Schools of Thought Timeline of Schools of Thought Rationalism Structuralism Functionalism Behaviorism Psychoanalysis Rationalism This school of thought takes on various philosophical positions that rely on the function of reason when searching for truth. Rene Descartes To learn more about Descartes go to: Descartes has been a major influence on philosophical psychology in several ways. Structuralism This school of thought was based on the notion that the object of psychology is to analyze consciousness into its basic elements and investigate how these elements are related. Edward Bradford Titchener Titchener studied under Wundt in Leipzig then took his teachings to America. Wilhelm Wundt To learn more about Wundt go to: *Experimental psychology is the scientific study of behavior, motives or cognition in a laboratory setting in order to predict, explain or control behavior. Functionalism Harvey Carr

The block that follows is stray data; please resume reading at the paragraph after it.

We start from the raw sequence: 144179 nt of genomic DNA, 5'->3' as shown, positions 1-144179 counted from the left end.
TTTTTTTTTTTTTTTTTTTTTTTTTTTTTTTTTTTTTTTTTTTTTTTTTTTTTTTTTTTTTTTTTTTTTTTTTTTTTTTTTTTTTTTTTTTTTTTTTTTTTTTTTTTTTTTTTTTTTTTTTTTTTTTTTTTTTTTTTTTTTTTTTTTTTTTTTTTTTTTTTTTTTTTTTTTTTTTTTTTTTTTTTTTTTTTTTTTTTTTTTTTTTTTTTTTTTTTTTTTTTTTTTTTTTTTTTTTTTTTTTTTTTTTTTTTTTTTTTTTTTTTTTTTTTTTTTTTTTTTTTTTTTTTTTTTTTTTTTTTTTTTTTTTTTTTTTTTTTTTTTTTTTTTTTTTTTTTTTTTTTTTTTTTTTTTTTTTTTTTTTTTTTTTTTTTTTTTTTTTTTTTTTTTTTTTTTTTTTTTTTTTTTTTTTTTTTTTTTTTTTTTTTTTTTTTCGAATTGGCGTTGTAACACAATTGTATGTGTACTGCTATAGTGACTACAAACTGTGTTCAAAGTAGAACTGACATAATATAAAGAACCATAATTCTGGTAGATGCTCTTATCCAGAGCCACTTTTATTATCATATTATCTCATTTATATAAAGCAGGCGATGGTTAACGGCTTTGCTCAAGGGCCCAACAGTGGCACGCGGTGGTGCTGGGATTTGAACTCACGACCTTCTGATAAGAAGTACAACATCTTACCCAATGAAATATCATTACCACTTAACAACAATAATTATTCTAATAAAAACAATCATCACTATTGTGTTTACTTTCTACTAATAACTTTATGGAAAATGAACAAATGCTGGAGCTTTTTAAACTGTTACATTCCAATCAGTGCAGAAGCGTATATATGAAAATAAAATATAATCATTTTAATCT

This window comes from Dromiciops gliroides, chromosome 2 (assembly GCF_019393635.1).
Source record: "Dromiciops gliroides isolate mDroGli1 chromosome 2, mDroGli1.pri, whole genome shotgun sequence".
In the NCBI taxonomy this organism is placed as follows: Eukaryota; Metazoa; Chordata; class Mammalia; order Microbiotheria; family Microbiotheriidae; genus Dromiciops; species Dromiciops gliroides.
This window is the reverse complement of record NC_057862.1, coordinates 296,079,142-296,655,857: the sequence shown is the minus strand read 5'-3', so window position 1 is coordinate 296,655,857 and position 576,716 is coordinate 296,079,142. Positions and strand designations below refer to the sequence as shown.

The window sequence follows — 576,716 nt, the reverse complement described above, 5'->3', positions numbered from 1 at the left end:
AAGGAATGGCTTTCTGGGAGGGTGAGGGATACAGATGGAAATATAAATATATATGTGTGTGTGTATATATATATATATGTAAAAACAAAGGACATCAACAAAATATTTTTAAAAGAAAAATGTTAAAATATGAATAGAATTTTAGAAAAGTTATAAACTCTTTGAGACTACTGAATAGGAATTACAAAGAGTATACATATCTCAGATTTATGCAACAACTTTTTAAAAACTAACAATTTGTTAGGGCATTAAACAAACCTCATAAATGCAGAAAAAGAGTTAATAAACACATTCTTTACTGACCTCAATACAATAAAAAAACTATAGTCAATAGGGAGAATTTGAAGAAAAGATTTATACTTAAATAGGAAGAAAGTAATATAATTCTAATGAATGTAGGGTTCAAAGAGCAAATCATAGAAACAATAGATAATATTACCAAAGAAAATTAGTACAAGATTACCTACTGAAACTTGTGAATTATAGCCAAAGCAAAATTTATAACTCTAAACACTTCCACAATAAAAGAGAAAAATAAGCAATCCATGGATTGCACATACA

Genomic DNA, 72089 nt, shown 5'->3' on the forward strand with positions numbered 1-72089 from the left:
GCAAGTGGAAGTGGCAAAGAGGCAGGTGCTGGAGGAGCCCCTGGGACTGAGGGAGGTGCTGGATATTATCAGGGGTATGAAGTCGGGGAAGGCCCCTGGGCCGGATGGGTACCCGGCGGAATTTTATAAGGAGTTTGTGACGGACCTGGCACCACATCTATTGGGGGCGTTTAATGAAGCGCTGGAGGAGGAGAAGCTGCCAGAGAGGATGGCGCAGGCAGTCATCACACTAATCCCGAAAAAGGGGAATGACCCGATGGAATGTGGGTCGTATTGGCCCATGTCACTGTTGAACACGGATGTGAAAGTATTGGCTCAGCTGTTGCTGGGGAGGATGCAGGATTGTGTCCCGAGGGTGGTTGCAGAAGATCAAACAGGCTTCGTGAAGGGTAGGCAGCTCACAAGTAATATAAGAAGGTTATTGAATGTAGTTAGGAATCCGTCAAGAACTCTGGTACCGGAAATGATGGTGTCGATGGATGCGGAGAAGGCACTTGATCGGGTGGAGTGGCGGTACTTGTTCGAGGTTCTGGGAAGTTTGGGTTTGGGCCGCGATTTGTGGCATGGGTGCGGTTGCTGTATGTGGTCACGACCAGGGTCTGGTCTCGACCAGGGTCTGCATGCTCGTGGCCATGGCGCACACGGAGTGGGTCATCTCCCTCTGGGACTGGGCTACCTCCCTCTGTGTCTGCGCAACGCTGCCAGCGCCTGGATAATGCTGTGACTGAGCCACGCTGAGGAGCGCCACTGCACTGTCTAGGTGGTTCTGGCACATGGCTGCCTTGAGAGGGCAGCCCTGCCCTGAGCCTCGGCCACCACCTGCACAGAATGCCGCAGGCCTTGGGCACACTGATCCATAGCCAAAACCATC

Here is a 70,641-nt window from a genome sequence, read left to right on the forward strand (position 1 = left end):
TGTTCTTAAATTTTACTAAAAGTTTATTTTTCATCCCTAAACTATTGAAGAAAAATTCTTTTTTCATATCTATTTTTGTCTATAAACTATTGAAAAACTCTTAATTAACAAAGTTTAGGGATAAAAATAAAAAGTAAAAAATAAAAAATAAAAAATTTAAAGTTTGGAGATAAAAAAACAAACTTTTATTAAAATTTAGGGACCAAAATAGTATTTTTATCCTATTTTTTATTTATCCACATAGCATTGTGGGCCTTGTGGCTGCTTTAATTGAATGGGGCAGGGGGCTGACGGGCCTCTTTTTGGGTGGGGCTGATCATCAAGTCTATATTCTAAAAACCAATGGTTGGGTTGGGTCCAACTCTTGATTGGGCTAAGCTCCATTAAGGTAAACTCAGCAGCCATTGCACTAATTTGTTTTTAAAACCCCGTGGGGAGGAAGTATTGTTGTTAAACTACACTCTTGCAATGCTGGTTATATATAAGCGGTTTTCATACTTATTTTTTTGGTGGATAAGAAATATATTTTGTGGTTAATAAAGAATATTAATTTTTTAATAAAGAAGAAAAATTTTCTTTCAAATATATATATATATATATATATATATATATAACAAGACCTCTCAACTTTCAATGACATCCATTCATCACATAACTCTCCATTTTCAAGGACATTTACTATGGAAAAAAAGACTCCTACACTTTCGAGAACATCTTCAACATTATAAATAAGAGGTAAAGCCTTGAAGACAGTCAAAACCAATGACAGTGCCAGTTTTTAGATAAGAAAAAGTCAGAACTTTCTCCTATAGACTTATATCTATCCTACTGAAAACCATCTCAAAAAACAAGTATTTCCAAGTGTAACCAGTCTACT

Epistemology 1. The Varieties of Cognitive Success There are many different kinds of cognitive success, and they differ from one another along various dimensions. Exactly what these various kinds of success are, and how they differ from each other, and how they are explanatorily related to each other, and how they can be achieved or obstructed, are all matters of controversy. 1.1 What Kinds of Thing Enjoy Cognitive Success? Cognitive successes can differ from each other by virtue of qualifying different kinds of things. Some of the recent controversies concerning the objects of cognitive success concern the metaphysical relations among the cognitive successes of various kinds of objects: Does the cognitive success of a process involve anything over and above the cognitive success of each state in the succession of states that comprise the execution of that process? 1.2 Constraints and Values We’ve used the term “constraint” to denote the bounds of what is epistemically permissible. 1.4. 2. 3. 4. 5.